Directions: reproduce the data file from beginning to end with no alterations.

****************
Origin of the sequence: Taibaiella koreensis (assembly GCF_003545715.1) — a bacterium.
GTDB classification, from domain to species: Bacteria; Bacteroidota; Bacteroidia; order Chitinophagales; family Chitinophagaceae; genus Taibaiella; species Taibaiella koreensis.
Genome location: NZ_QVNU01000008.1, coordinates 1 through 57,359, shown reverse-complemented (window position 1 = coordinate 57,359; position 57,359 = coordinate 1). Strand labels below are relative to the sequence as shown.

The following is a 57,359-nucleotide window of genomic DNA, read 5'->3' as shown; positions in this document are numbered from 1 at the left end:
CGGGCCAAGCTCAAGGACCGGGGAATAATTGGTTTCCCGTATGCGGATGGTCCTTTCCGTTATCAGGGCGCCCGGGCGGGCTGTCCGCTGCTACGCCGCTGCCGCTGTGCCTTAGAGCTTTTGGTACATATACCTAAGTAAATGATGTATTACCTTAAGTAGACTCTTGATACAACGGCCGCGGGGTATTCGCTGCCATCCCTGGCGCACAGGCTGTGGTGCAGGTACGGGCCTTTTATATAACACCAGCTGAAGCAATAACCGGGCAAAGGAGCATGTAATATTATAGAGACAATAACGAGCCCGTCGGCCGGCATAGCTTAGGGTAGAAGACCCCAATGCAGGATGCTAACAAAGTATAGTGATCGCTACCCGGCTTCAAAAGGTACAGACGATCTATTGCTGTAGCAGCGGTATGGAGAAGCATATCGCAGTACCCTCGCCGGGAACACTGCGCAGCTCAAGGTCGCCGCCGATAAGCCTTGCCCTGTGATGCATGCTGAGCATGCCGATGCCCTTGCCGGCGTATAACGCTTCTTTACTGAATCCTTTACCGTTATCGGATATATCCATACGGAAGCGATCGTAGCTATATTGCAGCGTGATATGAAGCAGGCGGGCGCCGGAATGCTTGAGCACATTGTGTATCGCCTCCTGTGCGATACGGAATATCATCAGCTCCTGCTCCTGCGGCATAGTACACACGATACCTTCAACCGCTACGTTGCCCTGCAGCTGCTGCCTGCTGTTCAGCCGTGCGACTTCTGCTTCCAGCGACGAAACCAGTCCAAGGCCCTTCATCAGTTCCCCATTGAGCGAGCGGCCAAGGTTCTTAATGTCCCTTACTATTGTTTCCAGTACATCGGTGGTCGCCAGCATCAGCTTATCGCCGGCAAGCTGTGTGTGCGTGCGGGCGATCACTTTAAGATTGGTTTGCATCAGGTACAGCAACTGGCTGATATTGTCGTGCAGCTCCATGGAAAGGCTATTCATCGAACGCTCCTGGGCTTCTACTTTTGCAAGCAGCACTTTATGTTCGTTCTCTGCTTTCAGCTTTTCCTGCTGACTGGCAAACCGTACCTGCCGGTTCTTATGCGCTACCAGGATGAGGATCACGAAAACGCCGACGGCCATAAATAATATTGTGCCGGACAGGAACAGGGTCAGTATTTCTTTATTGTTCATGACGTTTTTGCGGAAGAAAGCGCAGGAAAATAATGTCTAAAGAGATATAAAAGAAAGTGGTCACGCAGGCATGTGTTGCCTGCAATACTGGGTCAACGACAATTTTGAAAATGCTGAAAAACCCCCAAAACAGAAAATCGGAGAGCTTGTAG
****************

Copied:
Origin of the sequence: Taibaiella koreensis (assembly GCF_003545715.1) — a bacterium.
GTDB classification, from domain to species: Bacteria; Bacteroidota; Bacteroidia; order Chitinophagales; family Chitinophagaceae; genus Taibaiella; species Taibaiella koreensis.
Genome location: NZ_QVNU01000008.1, coordinates 1 through 57,359, shown reverse-complemented (window position 1 = coordinate 57,359; position 57,359 = coordinate 1). Strand labels below are relative to the sequence as shown.

The following is a 57,359-nucleotide window of genomic DNA, read 5'->3' as shown; positions in this document are numbered from 1 at the left end:
CGGGCCAAGCTCAAGGACCGGGGAATAATTGGTTTCCCGTATGCGGATGGTCCTTTCCGTTATCAGGGCGCCCGGGCGGGCTGTCCGCTGCTACGCCGCTGCCGCTGTGCCTTAGAGCTTTTGGTACATATACCTAAGTAAATGATGTATTACCTTAAGTAGACTCTTGATACAACGGCCGCGGGGTATTCGCTGCCATCCCTGGCGCACAGGCTGTGGTGCAGGTACGGGCCTTTTATATAACACCAGCTGAAGCAATAACCGGGCAAAGGAGCATGTAATATTATAGAGACAATAACGAGCCCGTCGGCCGGCATAGCTTAGGGTAGAAGACCCCAATGCAGGATGCTAACAAAGTATAGTGATCGCTACCCGGCTTCAAAAGGTACAGACGATCTATTGCTGTAGCAGCGGTATGGAGAAGCATATCGCAGTACCCTCGCCGGGAACACTGCGCAGCTCAAGGTCGCCGCCGATAAGCCTTGCCCTGTGATGCATGCTGAGCATGCCGATGCCCTTGCCGGCGTATAACGCTTCTTTACTGAATCCTTTACCGTTATCGGATATATCCATACGGAAGCGATCGTAGCTATATTGCAGCGTGATATGAAGCAGGCGGGCGCCGGAATGCTTGAGCACATTGTGTATCGCCTCCTGTGCGATACGGAATATCATCAGCTCCTGCTCCTGCGGCATAGTACACACGATACCTTCAACCGCTACGTTGCCCTGCAGCTGCTGCCTGCTGTTCAGCCGTGCGACTTCTGCTTCCAGCGACGAAACCAGTCCAAGGCCCTTCATCAGTTCCCCATTGAGCGAGCGGCCAAGGTTCTTAATGTCCCTTACTATTGTTTCCAGTACATCGGTGGTCGCCAGCATCAGCTTATCGCCGGCAAGCTGTGTGTGCGTGCGGGCGATCACTTTAAGATTGGTTTGCATCAGGTACAGCAACTGGCTGATATTGTCGTGCAGCTCCATGGAAAGGCTATTCATCGAACGCTCCTGGGCTTCTACTTTTGCAAGCAGCACTTTATGTTCGTTCTCTGCTTTCAGCTTTTCCTGCTGACTGGCAAACCGTACCTGCCGGTTCTTATGCGCTACCAGGATGAGGATCACGAAAACGCCGACGGCCATAAATAATATTGTGCCGGACAGGAACAGGGTCAGTATTTCTTTATTGTTCATGACGTTTTTGCGGAAGAAAGCGCAGGAAAATAATGTCTAAAGAGATATAAAAGAAAGTGGTCACGCAGGCATGTGTTGCCTGCAATACTGGGTCAACGACAATTTTGAAAATGCTGAAAAACCCCCAAAACAGAAAATCGGAGAGCTTGTAG